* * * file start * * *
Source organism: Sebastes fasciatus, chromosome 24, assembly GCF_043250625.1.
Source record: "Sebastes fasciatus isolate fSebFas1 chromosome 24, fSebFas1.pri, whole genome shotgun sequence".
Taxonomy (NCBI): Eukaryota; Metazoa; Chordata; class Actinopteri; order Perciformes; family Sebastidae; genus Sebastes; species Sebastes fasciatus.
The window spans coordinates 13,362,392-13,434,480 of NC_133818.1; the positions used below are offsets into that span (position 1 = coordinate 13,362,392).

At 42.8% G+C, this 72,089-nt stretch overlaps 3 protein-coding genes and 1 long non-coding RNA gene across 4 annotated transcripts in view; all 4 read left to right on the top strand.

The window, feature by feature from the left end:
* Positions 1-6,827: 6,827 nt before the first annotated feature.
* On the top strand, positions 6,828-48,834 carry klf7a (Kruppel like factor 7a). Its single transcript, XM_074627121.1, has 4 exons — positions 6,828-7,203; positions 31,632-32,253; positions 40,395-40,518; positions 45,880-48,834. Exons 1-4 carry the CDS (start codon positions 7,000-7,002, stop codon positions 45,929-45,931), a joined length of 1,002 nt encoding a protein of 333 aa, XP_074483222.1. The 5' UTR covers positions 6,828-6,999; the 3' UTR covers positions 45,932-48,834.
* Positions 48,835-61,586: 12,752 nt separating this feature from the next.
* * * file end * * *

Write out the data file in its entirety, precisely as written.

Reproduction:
Source organism: Sebastes fasciatus, chromosome 24, assembly GCF_043250625.1.
Source record: "Sebastes fasciatus isolate fSebFas1 chromosome 24, fSebFas1.pri, whole genome shotgun sequence".
Taxonomy (NCBI): Eukaryota; Metazoa; Chordata; class Actinopteri; order Perciformes; family Sebastidae; genus Sebastes; species Sebastes fasciatus.
The window spans coordinates 13,362,392-13,434,480 of NC_133818.1; the positions used below are offsets into that span (position 1 = coordinate 13,362,392).

At 42.8% G+C, this 72,089-nt stretch overlaps 3 protein-coding genes and 1 long non-coding RNA gene across 4 annotated transcripts in view; all 4 read left to right on the top strand.

The window, feature by feature from the left end:
* Positions 1-6,827: 6,827 nt before the first annotated feature.
* On the top strand, positions 6,828-48,834 carry klf7a (Kruppel like factor 7a). Its single transcript, XM_074627121.1, has 4 exons — positions 6,828-7,203; positions 31,632-32,253; positions 40,395-40,518; positions 45,880-48,834. Exons 1-4 carry the CDS (start codon positions 7,000-7,002, stop codon positions 45,929-45,931), a joined length of 1,002 nt encoding a protein of 333 aa, XP_074483222.1. The 5' UTR covers positions 6,828-6,999; the 3' UTR covers positions 45,932-48,834.
* Positions 48,835-61,586: 12,752 nt separating this feature from the next.